Film | Wide Angle

Netflix’s new yakuza flick has Jared Leto on the outs with critics

by James Hadfield

Contributing Writer

In his 1999 book “Tokyo Underworld,” Robert Whiting told the real-life story of Nick Zappetti, a former American GI in postwar Japan who becomes embroiled in a world of yakuza and corrupt politicians. Subtitled “The Fast Times and Hard Life of an American Gangster in Japan,” it had all the hallmarks of a good film, though despite passing through the hands of DreamWorks, Warner Bros., Paramount and HBO, it never made it to the screen.

Not in the way its author intended, at least.

“The Outsider,” released on Netflix last week, is the not-remotely-true story of Nick Lowell, a former American GI in postwar Japan who actually becomes a yakuza.

Andrew Baldwin’s screenplay, credited to an original idea by producer John Linson, had been doing the rounds for a while: In 2011, it ranked fourth in the Black List, an annual survey of Hollywood’s best unproduced screenplays. Michael Fassbender and Tom Hardy were both mentioned as potential stars, with Japan’s Takashi Miike lined up to direct at one point, before the producers settled on Jared Leto as Lowell, with Martin Zandvliet (“Land of Mine”) at the helm.

While the reviews have been scathing, “The Outsider” is far from the worst film that Netflix will release this year. Given the rate at which the streaming service is churning out original content at the moment, it probably won’t even be the worst Netflix movie released this month. Yet it already feels like a relic of a bygone era, before the recent, dramatic shift in the conversation about representation in Hollywood.

“The Outsider” isn’t technically an example of whitewashing — the practice of casting white actors in roles that were originally nonwhite — which earned last year’s “Ghost in the Shell” movie so much bile. However, it takes an analogous approach, by depicting a nonwhite culture through the experience of a white protagonist who has no good reason for being there, other than the outdated notion that Western audiences need a character they can “relate” to.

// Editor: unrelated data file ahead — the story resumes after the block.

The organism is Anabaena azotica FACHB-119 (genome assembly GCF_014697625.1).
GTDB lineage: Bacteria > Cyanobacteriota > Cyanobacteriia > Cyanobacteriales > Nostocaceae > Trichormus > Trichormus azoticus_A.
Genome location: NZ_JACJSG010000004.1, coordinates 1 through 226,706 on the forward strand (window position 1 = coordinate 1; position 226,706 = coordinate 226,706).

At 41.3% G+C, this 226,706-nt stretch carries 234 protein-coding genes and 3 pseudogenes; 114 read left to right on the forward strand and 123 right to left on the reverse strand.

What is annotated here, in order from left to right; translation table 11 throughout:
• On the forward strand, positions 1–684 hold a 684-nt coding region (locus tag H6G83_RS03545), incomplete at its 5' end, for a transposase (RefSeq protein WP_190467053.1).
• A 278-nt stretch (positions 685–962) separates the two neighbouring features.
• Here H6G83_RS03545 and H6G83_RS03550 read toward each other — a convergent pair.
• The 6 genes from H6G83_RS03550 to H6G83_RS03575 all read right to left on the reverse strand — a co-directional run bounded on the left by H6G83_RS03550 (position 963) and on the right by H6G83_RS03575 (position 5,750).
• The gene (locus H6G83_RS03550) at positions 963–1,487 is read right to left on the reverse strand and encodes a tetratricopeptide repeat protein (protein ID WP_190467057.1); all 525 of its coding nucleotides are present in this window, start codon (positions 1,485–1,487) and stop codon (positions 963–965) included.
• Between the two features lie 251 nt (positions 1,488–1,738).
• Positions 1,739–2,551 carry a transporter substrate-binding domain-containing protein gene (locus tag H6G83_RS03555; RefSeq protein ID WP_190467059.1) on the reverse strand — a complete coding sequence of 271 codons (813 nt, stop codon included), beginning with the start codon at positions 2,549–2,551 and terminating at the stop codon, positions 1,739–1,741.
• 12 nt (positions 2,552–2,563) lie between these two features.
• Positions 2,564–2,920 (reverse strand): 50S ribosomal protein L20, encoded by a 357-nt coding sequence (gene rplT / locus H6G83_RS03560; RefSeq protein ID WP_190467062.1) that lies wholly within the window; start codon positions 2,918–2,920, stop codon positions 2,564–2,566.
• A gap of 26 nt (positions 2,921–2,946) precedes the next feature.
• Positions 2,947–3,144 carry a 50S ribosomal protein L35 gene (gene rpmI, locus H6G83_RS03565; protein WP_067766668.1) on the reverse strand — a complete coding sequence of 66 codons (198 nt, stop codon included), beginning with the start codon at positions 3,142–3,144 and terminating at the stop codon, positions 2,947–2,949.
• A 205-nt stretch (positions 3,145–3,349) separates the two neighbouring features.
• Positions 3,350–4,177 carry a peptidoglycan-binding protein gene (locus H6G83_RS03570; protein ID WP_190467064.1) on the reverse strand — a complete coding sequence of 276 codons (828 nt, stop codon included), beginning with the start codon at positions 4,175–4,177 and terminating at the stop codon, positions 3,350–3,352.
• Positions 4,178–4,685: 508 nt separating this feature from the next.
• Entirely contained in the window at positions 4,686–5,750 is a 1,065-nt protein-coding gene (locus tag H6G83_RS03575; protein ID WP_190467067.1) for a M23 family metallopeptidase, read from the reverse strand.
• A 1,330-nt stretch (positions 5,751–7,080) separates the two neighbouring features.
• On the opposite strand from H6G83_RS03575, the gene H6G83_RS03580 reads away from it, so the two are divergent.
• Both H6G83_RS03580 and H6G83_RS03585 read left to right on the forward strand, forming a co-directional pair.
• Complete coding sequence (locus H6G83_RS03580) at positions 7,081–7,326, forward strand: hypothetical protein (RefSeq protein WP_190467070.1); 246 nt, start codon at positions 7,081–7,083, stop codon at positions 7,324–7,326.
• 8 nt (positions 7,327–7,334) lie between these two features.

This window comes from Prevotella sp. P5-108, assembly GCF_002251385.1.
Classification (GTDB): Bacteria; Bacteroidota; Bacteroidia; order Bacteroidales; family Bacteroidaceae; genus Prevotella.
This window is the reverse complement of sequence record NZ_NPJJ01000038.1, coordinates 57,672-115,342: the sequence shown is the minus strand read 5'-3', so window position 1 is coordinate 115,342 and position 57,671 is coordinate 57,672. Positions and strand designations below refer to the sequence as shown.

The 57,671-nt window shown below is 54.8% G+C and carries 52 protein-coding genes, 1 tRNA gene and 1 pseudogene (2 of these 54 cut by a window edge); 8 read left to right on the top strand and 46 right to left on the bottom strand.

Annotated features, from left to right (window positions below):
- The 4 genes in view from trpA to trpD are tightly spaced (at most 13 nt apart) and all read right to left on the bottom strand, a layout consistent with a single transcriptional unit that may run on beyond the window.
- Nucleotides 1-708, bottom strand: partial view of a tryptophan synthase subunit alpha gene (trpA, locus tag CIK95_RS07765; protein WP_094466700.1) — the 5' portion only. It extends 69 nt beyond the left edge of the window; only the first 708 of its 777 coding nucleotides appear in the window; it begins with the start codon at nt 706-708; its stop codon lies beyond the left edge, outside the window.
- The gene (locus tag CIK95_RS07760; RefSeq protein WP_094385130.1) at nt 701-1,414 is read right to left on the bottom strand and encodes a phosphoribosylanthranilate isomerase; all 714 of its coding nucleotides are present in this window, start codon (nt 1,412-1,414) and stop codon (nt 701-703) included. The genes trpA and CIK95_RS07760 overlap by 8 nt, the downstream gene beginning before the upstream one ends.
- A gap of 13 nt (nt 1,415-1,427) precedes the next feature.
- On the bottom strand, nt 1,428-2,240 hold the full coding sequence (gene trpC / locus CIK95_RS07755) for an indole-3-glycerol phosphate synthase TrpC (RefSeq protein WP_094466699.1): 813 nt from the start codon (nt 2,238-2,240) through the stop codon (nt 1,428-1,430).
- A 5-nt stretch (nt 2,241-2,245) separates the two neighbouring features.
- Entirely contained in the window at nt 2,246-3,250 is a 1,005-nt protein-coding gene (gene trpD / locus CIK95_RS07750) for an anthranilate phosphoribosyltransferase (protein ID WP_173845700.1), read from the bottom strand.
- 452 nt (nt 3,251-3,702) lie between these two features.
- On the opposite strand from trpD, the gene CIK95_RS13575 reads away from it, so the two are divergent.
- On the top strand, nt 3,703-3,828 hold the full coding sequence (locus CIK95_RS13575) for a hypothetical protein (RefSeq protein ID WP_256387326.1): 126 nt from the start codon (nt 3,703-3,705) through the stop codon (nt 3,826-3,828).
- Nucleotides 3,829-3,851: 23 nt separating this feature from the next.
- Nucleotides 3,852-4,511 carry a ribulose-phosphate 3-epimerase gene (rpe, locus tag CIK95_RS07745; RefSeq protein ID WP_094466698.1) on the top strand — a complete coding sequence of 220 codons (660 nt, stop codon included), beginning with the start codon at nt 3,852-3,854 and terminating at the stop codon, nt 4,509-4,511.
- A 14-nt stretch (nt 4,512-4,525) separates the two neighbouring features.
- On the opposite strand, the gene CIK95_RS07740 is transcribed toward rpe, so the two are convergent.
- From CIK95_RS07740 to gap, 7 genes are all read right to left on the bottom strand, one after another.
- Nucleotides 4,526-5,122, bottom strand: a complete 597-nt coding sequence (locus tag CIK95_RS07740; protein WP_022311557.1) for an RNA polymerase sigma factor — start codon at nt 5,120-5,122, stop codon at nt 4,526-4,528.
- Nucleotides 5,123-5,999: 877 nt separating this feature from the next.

The film doesn’t even make much effort to sell the implausibility of its central conceit: It only hints about the origins of its American anti-hero, and Leto’s glass-eyed performance ensures that he’s consistently the least interesting thing onscreen. Baldwin’s script shows a working knowledge of yakuza movie cliches, but neglects to explain how a Westerner with a rudimentary grasp of Japanese could penetrate such an insular and strictly codified criminal culture.

It’s frustrating, because some of the most enduring Hollywood films about Japan have featured white characters tangling with the country’s criminal underworld. Ridley Scott’s “Black Rain” (1989) and Sydney Pollack’s “The Yakuza” (1974) both involved American detectives working cases in Japan; Samuel Fuller’s 1955 noir, “House of Bamboo,” depicted a criminal gang of ex-GIs in postwar Tokyo. All of them made a heck of a lot more sense than “The Outsider” does.

It’s tempting to imagine how much richer, and more coherent, Zandvliet’s movie might have been if it had placed a Japanese-American or ethnic Korean character at the heart of its story — or somebody like Nick Zappetti. The whitewashing debate is worthwhile, but spare a thought for Whiting.